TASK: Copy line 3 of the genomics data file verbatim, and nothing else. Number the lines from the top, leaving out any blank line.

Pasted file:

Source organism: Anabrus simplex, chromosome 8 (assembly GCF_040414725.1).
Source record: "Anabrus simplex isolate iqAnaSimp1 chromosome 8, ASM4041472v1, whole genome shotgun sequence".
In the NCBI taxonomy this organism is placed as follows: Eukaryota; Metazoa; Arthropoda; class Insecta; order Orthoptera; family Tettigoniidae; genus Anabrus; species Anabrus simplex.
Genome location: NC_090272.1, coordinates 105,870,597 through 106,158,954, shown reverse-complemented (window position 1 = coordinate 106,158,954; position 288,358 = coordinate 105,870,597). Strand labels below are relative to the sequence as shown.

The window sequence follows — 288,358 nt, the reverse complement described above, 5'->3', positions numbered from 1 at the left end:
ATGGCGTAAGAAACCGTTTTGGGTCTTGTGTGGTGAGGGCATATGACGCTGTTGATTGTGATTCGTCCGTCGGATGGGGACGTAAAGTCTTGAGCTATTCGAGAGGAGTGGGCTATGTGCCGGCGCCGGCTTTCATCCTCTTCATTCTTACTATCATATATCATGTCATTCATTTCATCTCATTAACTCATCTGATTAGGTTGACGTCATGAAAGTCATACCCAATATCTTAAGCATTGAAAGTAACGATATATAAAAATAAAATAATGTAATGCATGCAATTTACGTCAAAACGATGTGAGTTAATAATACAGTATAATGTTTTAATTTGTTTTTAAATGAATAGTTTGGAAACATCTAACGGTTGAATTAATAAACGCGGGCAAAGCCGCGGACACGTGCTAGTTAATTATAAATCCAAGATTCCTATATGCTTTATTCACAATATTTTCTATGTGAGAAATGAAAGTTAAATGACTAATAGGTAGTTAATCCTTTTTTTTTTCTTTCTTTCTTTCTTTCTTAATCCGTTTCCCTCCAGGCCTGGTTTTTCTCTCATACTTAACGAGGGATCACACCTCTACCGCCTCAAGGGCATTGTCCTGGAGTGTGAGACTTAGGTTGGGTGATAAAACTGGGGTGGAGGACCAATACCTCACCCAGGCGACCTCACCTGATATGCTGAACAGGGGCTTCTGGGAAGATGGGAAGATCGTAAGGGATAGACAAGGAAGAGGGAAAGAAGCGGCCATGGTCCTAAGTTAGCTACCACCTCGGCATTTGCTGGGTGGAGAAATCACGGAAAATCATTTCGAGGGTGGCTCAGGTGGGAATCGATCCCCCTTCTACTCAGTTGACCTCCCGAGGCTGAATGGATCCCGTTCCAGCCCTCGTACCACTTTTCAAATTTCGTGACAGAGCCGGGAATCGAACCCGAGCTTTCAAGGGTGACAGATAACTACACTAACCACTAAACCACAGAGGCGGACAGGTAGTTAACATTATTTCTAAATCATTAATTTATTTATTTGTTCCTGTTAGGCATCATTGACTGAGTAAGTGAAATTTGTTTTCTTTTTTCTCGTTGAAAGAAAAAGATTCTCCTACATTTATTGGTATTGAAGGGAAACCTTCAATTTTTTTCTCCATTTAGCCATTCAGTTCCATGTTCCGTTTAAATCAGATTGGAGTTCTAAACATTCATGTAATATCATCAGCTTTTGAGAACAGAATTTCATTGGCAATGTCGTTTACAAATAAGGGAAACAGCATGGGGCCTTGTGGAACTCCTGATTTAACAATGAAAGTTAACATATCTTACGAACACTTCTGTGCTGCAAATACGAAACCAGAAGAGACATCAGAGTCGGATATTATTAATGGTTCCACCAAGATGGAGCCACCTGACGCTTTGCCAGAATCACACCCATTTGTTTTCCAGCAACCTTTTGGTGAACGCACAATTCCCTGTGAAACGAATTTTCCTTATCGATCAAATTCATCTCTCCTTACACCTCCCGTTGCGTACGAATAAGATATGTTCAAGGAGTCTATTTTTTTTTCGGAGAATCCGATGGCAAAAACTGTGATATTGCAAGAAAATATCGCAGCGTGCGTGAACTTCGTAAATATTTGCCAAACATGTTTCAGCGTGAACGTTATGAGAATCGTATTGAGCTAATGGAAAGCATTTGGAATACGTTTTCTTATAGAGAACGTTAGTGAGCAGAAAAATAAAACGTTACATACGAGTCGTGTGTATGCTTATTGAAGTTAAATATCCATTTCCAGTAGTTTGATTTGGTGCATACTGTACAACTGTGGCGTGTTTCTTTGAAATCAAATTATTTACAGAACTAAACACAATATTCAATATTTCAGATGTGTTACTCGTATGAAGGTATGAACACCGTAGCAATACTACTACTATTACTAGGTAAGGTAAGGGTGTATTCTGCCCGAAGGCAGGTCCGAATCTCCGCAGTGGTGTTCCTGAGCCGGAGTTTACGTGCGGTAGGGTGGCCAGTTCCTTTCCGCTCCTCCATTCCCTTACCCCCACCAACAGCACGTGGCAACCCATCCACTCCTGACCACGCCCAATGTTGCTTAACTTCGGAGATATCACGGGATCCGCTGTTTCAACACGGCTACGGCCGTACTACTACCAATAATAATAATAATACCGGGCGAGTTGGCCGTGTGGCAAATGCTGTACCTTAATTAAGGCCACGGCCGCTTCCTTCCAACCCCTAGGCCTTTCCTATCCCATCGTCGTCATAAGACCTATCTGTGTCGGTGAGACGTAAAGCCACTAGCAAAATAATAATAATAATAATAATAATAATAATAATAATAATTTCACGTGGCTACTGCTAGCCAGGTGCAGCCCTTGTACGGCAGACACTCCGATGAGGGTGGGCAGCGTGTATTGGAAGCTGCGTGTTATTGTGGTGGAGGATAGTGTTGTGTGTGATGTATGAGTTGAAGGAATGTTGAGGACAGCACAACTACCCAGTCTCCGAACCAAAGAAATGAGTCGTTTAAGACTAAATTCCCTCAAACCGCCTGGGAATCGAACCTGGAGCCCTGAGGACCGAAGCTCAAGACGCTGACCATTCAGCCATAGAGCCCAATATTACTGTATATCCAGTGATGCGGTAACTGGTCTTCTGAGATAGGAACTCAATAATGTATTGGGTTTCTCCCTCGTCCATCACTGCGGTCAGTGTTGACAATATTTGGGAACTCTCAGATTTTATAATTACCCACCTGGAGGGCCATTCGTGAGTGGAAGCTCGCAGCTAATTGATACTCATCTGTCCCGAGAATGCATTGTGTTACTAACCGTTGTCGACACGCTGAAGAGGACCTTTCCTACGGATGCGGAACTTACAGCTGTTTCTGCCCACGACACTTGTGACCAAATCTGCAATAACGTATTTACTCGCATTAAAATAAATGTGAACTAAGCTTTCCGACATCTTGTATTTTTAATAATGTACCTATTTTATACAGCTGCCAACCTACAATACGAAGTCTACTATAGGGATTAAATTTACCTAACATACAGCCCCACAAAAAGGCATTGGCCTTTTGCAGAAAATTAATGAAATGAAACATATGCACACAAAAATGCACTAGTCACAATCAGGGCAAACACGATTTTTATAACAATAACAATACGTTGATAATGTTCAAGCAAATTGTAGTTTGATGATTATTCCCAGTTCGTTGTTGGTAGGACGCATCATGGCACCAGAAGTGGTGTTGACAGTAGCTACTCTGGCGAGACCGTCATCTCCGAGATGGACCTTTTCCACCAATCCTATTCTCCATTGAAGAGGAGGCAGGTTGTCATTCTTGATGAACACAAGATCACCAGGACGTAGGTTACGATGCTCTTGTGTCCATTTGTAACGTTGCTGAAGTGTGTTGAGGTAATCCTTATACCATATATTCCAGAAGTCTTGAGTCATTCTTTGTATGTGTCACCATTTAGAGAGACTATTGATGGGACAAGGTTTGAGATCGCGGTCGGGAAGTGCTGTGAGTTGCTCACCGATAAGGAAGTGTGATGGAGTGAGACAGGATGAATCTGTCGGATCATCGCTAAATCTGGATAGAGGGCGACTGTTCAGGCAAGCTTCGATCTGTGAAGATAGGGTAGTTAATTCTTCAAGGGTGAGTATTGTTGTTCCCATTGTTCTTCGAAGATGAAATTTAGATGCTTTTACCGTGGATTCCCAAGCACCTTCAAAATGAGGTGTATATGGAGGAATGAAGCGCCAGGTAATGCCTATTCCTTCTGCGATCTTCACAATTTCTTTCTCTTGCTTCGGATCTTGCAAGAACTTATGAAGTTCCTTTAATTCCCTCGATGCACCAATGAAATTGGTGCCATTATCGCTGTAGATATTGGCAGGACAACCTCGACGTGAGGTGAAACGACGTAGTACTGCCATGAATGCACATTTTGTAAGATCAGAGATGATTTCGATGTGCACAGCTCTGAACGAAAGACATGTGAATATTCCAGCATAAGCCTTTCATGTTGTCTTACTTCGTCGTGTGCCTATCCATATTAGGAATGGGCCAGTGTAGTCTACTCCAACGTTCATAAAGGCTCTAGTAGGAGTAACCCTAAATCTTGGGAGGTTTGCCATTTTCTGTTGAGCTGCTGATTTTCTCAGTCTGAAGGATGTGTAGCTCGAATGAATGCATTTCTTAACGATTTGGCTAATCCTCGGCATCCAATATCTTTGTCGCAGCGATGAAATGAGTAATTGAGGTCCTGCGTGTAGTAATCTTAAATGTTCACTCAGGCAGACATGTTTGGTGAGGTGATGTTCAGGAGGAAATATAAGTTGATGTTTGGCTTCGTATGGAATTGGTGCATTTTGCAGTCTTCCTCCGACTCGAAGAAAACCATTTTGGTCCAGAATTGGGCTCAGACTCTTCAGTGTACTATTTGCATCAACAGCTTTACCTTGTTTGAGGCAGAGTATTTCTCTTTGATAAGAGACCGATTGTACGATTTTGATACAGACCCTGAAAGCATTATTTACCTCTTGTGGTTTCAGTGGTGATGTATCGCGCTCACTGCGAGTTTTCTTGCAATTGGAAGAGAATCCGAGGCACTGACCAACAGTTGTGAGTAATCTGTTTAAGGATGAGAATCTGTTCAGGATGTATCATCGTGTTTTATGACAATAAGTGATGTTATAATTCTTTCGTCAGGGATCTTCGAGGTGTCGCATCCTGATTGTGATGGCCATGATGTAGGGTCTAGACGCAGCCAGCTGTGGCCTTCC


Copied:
In the NCBI taxonomy this organism is placed as follows: Eukaryota; Metazoa; Arthropoda; class Insecta; order Orthoptera; family Tettigoniidae; genus Anabrus; species Anabrus simplex.